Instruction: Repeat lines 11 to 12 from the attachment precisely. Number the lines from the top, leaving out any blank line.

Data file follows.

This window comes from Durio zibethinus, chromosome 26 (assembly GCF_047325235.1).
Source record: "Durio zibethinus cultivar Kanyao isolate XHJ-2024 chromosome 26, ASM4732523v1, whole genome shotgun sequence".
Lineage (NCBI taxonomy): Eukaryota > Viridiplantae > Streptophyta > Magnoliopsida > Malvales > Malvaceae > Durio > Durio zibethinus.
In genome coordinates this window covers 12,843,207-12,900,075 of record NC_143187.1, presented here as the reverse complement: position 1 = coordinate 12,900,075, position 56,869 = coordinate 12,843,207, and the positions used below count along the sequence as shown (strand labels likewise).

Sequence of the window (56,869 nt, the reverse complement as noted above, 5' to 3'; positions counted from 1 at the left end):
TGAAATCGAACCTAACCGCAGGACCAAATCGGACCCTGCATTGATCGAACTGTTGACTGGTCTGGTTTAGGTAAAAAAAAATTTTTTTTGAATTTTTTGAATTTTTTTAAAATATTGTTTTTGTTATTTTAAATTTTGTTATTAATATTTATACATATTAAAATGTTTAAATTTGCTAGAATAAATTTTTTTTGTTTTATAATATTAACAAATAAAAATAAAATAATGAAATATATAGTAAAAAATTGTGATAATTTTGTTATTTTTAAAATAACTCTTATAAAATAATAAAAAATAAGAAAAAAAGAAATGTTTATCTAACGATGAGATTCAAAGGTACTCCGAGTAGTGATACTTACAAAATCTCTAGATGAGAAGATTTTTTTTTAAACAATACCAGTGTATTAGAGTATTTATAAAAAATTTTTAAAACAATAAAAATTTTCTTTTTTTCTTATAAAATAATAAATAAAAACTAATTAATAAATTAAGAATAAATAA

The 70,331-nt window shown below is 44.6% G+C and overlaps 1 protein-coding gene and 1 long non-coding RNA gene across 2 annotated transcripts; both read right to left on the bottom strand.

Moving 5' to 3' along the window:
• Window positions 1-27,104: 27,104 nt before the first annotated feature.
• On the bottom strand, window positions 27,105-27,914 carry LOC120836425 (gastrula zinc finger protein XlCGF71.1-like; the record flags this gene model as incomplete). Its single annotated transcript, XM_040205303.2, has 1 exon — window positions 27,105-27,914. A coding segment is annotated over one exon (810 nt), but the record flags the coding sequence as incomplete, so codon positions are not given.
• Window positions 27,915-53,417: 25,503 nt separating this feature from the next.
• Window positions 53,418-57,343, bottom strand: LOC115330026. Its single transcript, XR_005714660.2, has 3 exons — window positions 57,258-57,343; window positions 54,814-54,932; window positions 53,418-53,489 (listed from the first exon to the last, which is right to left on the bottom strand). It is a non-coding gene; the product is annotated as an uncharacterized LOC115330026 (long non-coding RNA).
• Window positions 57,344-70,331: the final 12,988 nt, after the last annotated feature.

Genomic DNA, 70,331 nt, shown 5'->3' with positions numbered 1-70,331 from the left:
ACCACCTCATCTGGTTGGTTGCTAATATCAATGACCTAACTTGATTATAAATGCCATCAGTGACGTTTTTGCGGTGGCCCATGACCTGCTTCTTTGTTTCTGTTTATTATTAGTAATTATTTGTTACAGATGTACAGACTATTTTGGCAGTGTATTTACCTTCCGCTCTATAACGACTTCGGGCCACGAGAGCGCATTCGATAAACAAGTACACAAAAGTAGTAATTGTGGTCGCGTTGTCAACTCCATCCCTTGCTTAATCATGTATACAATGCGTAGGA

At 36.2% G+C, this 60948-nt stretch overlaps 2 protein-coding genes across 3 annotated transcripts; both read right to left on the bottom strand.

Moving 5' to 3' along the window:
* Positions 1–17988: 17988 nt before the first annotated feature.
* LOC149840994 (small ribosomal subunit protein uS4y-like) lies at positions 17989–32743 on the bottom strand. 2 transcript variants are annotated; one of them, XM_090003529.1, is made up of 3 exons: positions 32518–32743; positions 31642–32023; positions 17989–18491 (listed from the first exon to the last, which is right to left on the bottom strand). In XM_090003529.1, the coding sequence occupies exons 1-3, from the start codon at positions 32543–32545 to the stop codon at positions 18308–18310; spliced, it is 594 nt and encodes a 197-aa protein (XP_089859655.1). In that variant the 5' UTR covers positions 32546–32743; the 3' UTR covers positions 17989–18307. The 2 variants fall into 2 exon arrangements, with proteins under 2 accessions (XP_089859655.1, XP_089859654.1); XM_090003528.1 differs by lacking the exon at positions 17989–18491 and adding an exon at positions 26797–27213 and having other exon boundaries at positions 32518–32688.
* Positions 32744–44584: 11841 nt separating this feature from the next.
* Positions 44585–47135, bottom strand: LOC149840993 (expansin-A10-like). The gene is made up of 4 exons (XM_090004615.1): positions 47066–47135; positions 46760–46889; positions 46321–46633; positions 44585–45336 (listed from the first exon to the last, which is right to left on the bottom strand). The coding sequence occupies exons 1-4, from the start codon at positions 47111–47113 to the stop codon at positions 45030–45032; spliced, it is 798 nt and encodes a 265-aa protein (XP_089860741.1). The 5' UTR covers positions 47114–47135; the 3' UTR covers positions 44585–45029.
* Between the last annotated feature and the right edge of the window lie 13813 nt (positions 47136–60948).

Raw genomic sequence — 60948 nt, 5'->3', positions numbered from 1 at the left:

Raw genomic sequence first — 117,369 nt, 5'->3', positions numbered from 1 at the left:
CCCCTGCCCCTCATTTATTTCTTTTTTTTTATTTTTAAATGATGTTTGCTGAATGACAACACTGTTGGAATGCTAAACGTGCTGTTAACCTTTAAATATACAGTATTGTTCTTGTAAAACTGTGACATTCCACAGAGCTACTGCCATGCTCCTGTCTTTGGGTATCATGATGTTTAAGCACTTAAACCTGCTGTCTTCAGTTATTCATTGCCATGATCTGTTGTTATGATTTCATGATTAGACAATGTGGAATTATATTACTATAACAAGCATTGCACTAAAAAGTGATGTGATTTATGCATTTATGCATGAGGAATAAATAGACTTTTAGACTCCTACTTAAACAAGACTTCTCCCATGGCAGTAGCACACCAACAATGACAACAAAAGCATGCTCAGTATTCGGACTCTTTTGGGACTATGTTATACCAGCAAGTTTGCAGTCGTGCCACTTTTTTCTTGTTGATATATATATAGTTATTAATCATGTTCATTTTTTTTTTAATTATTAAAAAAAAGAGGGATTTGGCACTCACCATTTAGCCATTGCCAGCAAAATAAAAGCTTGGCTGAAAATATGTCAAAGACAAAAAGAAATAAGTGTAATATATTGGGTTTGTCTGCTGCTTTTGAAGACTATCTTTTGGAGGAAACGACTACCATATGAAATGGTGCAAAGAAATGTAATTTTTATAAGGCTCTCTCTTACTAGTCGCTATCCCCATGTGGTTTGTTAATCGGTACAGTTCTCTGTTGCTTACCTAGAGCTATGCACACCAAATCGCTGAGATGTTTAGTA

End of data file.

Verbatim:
• Window positions 27,915-53,417: 25,503 nt separating this feature from the next.
• Window positions 53,418-57,343, bottom strand: LOC115330026. Its single transcript, XR_005714660.2, has 3 exons — window positions 57,258-57,343; window positions 54,814-54,932; window positions 53,418-53,489 (listed from the first exon to the last, which is right to left on the bottom strand). It is a non-coding gene; the product is annotated as an uncharacterized LOC115330026 (long non-coding RNA).